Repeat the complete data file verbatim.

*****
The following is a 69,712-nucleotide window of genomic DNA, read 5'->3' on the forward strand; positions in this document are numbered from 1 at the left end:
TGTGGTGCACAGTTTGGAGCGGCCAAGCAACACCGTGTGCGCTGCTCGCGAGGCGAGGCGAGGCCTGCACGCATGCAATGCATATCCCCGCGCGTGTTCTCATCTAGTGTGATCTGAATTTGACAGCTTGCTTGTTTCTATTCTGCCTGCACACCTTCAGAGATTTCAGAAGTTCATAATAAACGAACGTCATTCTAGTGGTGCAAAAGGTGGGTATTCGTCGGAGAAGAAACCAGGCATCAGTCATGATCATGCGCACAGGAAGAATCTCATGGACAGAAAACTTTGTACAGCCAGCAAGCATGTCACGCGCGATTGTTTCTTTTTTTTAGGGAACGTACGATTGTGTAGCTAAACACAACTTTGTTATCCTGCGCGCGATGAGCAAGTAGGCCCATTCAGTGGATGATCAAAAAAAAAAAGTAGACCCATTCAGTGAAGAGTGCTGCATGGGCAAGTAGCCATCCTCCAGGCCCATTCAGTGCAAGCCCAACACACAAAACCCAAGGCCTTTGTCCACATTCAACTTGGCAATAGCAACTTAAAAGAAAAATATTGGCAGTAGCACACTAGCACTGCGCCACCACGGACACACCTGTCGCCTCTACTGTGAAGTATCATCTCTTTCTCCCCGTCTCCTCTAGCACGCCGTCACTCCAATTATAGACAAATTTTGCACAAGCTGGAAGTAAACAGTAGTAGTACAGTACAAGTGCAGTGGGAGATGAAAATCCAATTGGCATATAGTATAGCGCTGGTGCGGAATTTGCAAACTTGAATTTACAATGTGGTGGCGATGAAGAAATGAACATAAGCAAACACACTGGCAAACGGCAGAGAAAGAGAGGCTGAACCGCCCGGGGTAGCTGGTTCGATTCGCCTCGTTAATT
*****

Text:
The following is a 69,712-nucleotide window of genomic DNA, read 5'->3' on the forward strand; positions in this document are numbered from 1 at the left end:
TGTGGTGCACAGTTTGGAGCGGCCAAGCAACACCGTGTGCGCTGCTCGCGAGGCGAGGCGAGGCCTGCACGCATGCAATGCATATCCCCGCGCGTGTTCTCATCTAGTGTGATCTGAATTTGACAGCTTGCTTGTTTCTATTCTGCCTGCACACCTTCAGAGATTTCAGAAGTTCATAATAAACGAACGTCATTCTAGTGGTGCAAAAGGTGGGTATTCGTCGGAGAAGAAACCAGGCATCAGTCATGATCATGCGCACAGGAAGAATCTCATGGACAGAAAACTTTGTACAGCCAGCAAGCATGTCACGCGCGATTGTTTCTTTTTTTTAGGGAACGTACGATTGTGTAGCTAAACACAACTTTGTTATCCTGCGCGCGATGAGCAAGTAGGCCCATTCAGTGGATGATCAAAAAAAAAAAGTAGACCCATTCAGTGAAGAGTGCTGCATGGGCAAGTAGCCATCCTCCAGGCCCATTCAGTGCAAGCCCAACACACAAAACCCAAGGCCTTTGTCCACATTCAACTTGGCAATAGCAACTTAAAAGAAAAATATTGGCAGTAGCACACTAGCACTGCGCCACCACGGACACACCTGTCGCCTCTACTGTGAAGTATCATCTCTTTCTCCCCGTCTCCTCTAGCACGCCGTCACTCCAATTATAGACAAATTTTGCACAAGCTGGAAGTAAACAGTAGTAGTACAGTACAAGTGCAGTGGGAGATGAAAATCCAATTGGCATATAGTATAGCGCTGGTGCGGAATTTGCAAACTTGAATTTACAATGTGGTGGCGATGAAGAAATGAACATAAGCAAACACACTGGCAAACGGCAGAGAAAGAGAGGCTGAACCGCCCGGGGTAGCTGGTTCGATTCGCCTCGTTAATT